April 24, 2012
UPDATE: Federal government responds to CHAPA lawsuit


The U.S. government responded yesterday to a lawsuit filed in February by the Cape Hatteras Access Preservation Alliance that seeks to overturn the National Park Service’s new off-road management plan and final rule.

The complaint, filed Feb. 9 in U.S. District Court for the District of Columbia, names as defendants Ken Salazar, Secretary of the Department of the Interior, Jonathan Jarvis, director of the National Park Service, and Mike Murray, superintendent of the Cape Hatteras National Seashore.
The complaint asks the court to determine that the Park Service acted improperly and to prevent NPS from implementing its final plan and rule, which became effective Feb. 15.
CHAPA is a project of the Outer Banks Preservation Association, a group dedicated to preserving and protecting the historical use of the beach on the Outer Banks and specifically the Cape Hatteras National Seashore.

In its complaint, CHAPA takes issue with just about every step in the process of ORV rulemaking,

“An ORV management plan and a final rule that imposes severe restriction on ORV use at CHNSRA were foreordained from the time that NPS began its planning process,” the complaint says.

Attorneys for the federal government responded with an affirmative defense – that CHAPA failed to make claims upon which relief can be granted.

“To the extent that a response is required, Federal Defendants deny that Plaintiff is entitled to the relief requested or any relief whatsoever.”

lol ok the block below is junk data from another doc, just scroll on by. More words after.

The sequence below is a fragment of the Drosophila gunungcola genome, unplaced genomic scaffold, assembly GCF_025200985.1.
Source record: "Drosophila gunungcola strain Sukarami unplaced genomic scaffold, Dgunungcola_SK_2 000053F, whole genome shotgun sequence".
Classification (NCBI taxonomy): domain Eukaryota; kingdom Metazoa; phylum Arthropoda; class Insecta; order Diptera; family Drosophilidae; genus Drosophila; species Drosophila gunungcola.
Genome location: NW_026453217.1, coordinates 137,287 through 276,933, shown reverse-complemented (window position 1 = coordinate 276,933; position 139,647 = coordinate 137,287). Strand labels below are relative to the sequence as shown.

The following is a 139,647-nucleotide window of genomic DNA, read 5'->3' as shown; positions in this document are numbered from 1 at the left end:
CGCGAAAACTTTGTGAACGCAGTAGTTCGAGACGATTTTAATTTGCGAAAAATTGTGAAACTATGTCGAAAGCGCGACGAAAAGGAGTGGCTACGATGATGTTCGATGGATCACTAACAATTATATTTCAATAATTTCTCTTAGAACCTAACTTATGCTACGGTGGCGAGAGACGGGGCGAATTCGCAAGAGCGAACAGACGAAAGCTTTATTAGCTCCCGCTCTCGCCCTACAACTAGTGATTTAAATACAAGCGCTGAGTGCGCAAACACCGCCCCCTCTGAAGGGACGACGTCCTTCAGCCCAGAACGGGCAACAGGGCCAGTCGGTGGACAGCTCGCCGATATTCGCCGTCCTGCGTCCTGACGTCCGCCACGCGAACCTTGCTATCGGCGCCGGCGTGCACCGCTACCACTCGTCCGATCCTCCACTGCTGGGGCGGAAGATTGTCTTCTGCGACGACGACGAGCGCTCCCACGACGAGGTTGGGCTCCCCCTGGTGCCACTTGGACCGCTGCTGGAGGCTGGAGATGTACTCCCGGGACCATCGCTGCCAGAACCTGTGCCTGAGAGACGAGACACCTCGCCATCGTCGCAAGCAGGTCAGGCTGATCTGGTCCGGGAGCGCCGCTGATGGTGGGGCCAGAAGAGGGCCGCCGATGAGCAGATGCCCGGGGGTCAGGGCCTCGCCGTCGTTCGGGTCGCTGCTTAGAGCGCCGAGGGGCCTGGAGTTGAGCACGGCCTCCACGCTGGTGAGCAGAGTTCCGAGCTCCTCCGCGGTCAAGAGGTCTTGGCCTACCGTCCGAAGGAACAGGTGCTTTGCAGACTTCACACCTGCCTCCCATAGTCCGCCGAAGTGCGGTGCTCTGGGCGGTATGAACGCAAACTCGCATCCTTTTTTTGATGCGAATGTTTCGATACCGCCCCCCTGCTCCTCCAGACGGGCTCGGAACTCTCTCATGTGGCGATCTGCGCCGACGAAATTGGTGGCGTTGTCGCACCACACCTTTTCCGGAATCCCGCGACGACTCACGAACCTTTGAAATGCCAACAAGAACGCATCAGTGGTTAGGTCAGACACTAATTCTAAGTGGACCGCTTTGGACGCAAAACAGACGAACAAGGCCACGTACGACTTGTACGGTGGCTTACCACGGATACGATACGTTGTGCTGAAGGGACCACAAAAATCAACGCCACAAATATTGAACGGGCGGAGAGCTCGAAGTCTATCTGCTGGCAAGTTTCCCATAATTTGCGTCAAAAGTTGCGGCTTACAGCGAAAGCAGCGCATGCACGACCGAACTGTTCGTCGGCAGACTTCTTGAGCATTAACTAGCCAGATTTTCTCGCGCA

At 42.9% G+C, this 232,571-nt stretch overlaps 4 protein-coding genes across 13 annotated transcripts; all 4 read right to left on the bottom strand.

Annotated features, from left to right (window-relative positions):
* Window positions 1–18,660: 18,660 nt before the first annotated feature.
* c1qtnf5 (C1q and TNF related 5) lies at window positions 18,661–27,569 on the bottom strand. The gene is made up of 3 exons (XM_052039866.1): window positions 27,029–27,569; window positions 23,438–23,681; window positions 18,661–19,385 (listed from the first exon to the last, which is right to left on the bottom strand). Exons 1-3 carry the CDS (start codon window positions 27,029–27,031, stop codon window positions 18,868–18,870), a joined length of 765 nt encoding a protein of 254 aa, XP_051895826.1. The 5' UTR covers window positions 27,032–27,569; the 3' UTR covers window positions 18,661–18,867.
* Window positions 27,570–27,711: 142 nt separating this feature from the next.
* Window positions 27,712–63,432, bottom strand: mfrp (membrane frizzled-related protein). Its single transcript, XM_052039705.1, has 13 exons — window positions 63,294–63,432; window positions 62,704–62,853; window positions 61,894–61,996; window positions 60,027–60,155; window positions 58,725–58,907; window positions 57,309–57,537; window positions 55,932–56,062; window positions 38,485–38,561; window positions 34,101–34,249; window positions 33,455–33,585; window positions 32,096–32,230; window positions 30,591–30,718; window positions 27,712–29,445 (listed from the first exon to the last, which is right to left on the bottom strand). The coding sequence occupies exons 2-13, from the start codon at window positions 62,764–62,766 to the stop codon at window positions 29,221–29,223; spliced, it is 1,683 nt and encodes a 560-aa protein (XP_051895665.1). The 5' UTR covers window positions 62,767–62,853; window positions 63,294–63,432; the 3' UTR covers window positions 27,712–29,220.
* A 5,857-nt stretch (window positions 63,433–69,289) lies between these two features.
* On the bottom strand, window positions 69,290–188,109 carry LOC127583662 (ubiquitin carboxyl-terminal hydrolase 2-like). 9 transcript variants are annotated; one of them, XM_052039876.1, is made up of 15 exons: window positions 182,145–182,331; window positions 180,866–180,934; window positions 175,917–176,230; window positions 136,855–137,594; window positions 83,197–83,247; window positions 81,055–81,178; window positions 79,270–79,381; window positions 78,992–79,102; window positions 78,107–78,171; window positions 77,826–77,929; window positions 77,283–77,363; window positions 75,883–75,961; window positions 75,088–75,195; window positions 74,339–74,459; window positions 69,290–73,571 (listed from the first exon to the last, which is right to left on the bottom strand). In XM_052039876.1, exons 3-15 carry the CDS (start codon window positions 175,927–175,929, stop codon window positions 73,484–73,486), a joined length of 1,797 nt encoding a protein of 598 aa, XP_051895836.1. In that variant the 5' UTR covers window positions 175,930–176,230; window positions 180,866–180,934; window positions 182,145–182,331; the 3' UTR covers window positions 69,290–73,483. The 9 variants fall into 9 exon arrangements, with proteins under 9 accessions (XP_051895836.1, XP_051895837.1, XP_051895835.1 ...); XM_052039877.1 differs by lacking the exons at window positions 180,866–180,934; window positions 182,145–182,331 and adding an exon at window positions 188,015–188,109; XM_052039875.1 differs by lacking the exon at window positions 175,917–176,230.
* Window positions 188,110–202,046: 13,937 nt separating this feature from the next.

An affirmative defense is defined as “a defense in which the defendant introduces evidence, which, if found to be credible, will negate criminal or civil liability, even if it is proven that the defendant committed the alleged acts.”

As one local attorney explained, the federal agencies are claiming that “there was no violation of the law, even if everything plaintiffs stated in the lawsuit is true.”

The response asks the court to deny all relief sought by CHAPA in the complaint and to grant judgment to federal defendants.

The 27-page response is filled with denials.  It admits certain allegations -- that the seashore was operating without a plan as required by several Presidential orders, that NPS began the process of developing a plan in 2005, that in March, 2010, the park published a draft plan and environmental impact statement – but denies just about everything else but the facts.

The response’s affirmative defense says that even if the Park Service didn’t do it right, that CHAPA is not entitled to relief since NPS followed the rules and regulations.

CHAPA spokesman David Scarborough said that “Our attorneys were not surprised” by the response.

The case has been assigned to U.S. District Court Judge Emmet G. Sullivan.

He issued an order today that counsel for all parties confer no later than May 24 and submit their report addressing all required topics no later than May 31.

Sullivan directed counsel to include in their report a brief statement of the case and the statutory basis for all causes of action and defenses.

The judge last month permitted Defenders of Wildlife, the National Audubon Society, and the National Parks Conservations Association, represented by the Southern Environmental Law Center, to join the case as defendant-intervenors on the side of the federal agencies.


Click here to read the U.S. government response to the CHAPA lawsuit.
Click here to read the judge’s order for counsel to meet and confer.

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